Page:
Excessive pay for corporate CEOs is shaping up as a political issue at home and abroad.
This week’s Question Period was marked by accusations of Harper government callous regard for hard-pressed middle-class Canadians by a tag team of Liberal Leader Justin Trudeau and NDP Leader Thomas Mulcair.
There were echoes of the Occupy movement in the opposition leaders’ critiques of a government they say has presided blithely over a shift of society’s resources to the 1 per cent at the expense of the rest of us.
To be sure, globalization plays a role in our income inequality crisis. But unwinding trade pacts and the Industrial Revolutions underway in the developing world are a practical impossibility. Which means if there is to be a battle over income inequality, it will be fought on the playing fields of Corporate Canada.
CEOs make easy targets for politicians eager to be seen as populist champions. Last year, average total compensation for Canada’s 100 highest-paid corporate CEOs was $7.9 million. That’s 171 times more than the average pay of their workforces. (The U.S. figure is 354 times. In Britain it is 133 times.)
Fairness and common sense dictate that no man or woman is “worth” 171 times the value of those in the front lines, where the day-to-day work gets done.
Nor is it explainable that in the 1980s, when Nortel Networks Corp. was pioneering the fibre optics that are the backbone of today’s Internet and Magna International Inc. was placing the bets that would make it the world’s third-largest auto-parts maker, the pay ratio was about 20 to 1.
Have CEOs become 151 times smarter since then? Consider the tragedies of Lac Megantic and the oil-spill catastrophe wrought by BP PLC in the Gulf of Mexico, the implosion of Wall Street that triggered the Great Recession or the demise of Nortel through chronic incompetence and the answer is obvious.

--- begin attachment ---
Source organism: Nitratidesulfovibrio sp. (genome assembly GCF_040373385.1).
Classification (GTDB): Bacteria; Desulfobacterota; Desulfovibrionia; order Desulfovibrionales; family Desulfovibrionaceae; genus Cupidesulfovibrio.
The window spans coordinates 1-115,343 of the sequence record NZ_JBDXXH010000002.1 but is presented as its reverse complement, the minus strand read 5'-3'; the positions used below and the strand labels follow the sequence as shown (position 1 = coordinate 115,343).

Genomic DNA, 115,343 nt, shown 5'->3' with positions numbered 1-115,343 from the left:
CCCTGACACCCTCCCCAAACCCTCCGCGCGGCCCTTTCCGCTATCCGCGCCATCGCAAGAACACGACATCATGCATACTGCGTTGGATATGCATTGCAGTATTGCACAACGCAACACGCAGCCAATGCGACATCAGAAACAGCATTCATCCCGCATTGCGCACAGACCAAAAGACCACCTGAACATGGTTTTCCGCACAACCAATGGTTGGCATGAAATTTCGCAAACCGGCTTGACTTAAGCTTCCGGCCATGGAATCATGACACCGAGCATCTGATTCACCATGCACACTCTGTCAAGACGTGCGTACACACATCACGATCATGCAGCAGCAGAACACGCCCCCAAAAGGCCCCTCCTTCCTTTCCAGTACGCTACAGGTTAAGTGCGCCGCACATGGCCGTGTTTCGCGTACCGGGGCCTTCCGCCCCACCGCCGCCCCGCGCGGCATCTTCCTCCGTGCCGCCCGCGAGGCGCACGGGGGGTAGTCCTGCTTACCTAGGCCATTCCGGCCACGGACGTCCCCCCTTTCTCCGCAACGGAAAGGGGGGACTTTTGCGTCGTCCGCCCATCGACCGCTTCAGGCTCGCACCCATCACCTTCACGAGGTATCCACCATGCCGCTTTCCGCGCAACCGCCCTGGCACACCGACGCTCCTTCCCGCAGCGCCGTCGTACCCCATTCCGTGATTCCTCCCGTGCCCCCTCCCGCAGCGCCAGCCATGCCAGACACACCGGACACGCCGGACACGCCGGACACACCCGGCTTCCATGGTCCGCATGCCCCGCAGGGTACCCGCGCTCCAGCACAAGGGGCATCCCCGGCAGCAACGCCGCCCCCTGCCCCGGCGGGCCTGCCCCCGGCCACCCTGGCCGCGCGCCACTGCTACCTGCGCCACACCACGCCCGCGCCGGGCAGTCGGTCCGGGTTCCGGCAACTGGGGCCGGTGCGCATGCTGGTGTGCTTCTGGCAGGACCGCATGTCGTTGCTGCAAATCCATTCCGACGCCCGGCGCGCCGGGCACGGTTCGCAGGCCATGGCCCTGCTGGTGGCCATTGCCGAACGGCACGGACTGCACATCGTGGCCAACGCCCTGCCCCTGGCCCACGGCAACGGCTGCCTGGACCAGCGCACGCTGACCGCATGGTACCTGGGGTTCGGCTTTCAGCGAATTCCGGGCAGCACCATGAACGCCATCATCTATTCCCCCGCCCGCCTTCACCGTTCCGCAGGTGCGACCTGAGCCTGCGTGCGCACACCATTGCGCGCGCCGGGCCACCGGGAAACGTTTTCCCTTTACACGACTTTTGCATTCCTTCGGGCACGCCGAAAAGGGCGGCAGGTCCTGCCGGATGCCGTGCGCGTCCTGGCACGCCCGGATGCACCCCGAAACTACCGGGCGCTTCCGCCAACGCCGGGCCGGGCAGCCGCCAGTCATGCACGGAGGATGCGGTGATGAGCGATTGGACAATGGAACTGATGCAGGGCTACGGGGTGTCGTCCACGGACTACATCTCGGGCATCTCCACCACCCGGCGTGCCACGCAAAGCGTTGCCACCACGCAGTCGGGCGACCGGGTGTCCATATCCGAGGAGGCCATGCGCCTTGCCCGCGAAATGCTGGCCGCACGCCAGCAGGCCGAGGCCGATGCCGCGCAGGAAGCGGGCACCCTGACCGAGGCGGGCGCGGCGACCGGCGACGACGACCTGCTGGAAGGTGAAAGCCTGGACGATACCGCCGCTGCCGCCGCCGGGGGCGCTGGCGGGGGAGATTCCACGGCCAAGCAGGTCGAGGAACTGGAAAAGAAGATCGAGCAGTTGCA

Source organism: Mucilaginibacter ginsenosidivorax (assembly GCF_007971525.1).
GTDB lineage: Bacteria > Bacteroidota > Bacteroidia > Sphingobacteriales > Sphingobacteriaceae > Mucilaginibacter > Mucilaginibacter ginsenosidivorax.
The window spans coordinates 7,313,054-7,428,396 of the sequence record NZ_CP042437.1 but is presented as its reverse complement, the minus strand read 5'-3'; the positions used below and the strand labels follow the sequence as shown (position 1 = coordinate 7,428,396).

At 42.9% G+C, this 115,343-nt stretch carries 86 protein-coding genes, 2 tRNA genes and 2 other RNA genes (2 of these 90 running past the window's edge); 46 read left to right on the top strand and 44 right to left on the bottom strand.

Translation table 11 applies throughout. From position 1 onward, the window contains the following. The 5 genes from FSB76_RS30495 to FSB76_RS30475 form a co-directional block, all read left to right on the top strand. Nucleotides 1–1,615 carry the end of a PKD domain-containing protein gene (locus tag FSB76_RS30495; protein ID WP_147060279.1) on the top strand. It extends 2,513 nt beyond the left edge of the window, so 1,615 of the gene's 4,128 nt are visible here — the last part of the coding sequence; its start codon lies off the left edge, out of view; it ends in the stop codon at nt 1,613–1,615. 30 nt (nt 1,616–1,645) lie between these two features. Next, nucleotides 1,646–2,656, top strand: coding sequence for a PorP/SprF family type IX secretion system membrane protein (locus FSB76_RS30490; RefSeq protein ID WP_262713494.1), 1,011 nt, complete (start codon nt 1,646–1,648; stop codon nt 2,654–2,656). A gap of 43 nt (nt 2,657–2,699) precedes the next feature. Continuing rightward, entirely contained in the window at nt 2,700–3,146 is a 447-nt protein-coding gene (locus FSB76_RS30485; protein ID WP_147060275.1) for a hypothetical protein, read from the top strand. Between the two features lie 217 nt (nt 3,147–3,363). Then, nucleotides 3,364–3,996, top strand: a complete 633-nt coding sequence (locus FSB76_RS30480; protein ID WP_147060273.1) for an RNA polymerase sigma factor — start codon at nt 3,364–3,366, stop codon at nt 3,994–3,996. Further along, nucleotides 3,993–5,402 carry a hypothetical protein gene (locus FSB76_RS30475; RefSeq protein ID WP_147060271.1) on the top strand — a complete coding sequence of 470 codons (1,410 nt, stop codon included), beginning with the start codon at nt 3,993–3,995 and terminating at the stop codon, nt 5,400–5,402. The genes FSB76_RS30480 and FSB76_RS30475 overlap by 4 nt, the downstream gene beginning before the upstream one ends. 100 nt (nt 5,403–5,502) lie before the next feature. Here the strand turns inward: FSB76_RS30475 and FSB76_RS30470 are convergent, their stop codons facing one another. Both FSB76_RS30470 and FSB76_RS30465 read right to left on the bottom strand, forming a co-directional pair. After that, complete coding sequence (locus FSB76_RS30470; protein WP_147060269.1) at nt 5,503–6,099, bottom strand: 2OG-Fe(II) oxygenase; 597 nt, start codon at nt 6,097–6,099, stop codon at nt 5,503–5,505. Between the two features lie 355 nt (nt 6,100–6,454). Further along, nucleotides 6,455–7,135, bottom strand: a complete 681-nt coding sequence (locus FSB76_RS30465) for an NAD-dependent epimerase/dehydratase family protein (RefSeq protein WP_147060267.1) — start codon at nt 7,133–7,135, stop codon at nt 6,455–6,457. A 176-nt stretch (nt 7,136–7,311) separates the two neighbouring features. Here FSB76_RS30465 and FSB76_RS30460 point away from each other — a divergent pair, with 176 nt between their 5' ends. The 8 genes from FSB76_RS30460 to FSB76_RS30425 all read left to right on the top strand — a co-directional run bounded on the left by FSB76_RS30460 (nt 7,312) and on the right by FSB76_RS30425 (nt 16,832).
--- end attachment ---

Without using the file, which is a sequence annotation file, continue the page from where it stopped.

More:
U.S. financier J. Pierpont Morgan and, much later, management guru Peter Drucker, each thought the pay ratio should be set at 20:1. CEO pay restraint was appropriate, said Drucker, since “So much of what we call management consists in making it difficult for people to work.”
Instead, the compensation rewards reaped by Canada’s business elite are way out of line.
Canada’s economy grew by a substandard 1.7 per cent in 2013. Wages for everyday Canadians inched up by just 2.5 per cent. Our anemic export growth came in at 1.4 per cent. Canadian rates of industrial productivity growth remain among the worst in the industrialized world. And the average investor in Canadian stocks saw a modest 6 per cent gain in the S&P/TSX last year.
Yet CEO pay growth outpaces all those leading indicators. For the top 100 highest-paid Canadian CEOs — who set the benchmark for all of Corporate Canada — 2013 average pay jumped by 52 per cent in what by most measures was a lousy year.
Corporate pay routinely outpaces economic growth and corporate performance. Economics 101 tells us that this is unsustainable, except that the 1 per cent’s haul comes at the expense of everyone else.
The European Union, the world’s biggest economy, will soon adopt measures requiring that the EU’s 10,000 publicly traded businesses reveal the pay ratio between CEOs and average workforce pay. The U.S. already requires that pay ratios be disclosed, as part of the Great Recession’s Dodd-Frank Act.